Many businesses went to the wall and let us not forget there was not the safety net of an NHS – or a Dishy Rishi come to that – to help.
Samuel Pepys, the cantankerous diarist and astoundingly astute chronicler of daily life, wrote in his diary that ‘the plague [is] making us cruel as dogs to one another.’ So not a lot of charitable overtures to one’s fellow man and woman.
Recovery 450 years ago was however swift. Economic growth rebounded rapidly, and even though medicine was primitive at best and nonexistent at worse, people found their way through.
I suspect that we, too, will find our way through. Whoever is first past the finishing post to find the thus far elusive COVID-19 vaccine will be spurred on by the additional incentive of an almost guaranteed Nobel Prize for Science, along with the riches of Croesus for the company that can bag the patent.
Curiously, I recall a conversation with an acquaintance from my tennis club a few years back, someone I found to be rather objectionable on many levels. The person in question was just finishing her PhD in an area of molecular biology. She was destined for higher things in life. Humour did not feature in her journey on any level that I at least could ascertain.
Science, she asserted, has all the answers. ‘Science will always triumph over all else. Science is truth and is deterministic. You name it, science has always triumphed. It is the base root from which all medicine grows. We can trust science.’ Or sentiment to that effect.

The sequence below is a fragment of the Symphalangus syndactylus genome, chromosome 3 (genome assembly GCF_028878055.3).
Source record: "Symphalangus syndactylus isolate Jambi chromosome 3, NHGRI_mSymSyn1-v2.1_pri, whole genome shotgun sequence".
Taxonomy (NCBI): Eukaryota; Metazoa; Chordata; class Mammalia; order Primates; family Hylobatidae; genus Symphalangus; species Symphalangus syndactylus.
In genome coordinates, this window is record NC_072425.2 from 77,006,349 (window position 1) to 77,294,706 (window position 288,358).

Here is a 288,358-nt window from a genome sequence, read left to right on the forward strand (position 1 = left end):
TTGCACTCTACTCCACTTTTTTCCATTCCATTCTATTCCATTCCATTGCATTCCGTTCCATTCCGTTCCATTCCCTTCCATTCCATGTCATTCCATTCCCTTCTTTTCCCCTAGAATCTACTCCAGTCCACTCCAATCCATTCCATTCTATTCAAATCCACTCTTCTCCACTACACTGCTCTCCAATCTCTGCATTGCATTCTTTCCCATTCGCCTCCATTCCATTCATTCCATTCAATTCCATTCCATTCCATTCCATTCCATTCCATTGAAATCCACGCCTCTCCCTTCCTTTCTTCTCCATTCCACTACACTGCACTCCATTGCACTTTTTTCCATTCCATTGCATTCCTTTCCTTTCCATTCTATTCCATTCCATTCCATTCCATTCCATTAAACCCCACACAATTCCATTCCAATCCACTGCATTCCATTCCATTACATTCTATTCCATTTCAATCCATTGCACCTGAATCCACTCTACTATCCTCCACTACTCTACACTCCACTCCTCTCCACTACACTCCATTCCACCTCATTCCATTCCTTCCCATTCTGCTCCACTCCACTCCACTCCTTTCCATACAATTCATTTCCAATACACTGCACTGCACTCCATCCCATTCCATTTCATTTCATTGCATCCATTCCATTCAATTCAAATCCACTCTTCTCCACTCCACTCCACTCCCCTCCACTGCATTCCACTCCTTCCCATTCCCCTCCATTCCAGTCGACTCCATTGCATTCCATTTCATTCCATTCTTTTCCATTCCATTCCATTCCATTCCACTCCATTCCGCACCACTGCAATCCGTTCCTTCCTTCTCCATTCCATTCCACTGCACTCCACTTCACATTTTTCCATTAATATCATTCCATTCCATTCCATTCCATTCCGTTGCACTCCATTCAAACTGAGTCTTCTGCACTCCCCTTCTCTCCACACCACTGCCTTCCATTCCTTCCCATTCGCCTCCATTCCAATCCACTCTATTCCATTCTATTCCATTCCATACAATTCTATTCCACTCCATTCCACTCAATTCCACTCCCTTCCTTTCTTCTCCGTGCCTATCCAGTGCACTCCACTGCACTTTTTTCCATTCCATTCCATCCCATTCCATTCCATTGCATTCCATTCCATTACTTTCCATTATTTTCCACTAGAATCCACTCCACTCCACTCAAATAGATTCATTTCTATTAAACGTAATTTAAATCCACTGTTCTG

But can we ‘trust’ science to sort out the greatest threat to world prosperity since the ending of the Second World War?
As we have seen from various feeble bulletins from Messrs. Putin and Trump, science is not impervious to fake news. It is ripe for manipulation and distortion and has proved to be a handy tool in scaremongering across so many platforms.
Right now, few of us can have a real grasp of truth. And truth, as we know, has meaning.
So as all the newsrooms in all the world – to misquote a few lines from a famous old movie – prepare once again for their daily bulletins, let us assume the brace position.
Those innumerable paid-for 24 hour television platforms, you know the ones, the type which infect the everyday lives of 300 million Americans for example, the ones which have to generate millions of dollars in subscriber income to satiate their insatiable media baron owners, then we know we in turn must ready ourselves for a long winter of front line grim ‘news’ reporting.
The trick, if there is a trick, will be to discern the ‘real’ news from the phony.
If indeed there is such a thing as ‘real’ news? Readers with long memories will recall the exigencies of the Nixon era, when the search for truth by genuinely heroic news hounds was brushed under the carpet. We are seeing a re-run of that troubled era 50 years on, when the actuality is too often elbowed out of the equation.
In its place we have the avarice and self-interest which lies at the dark heart of human nature.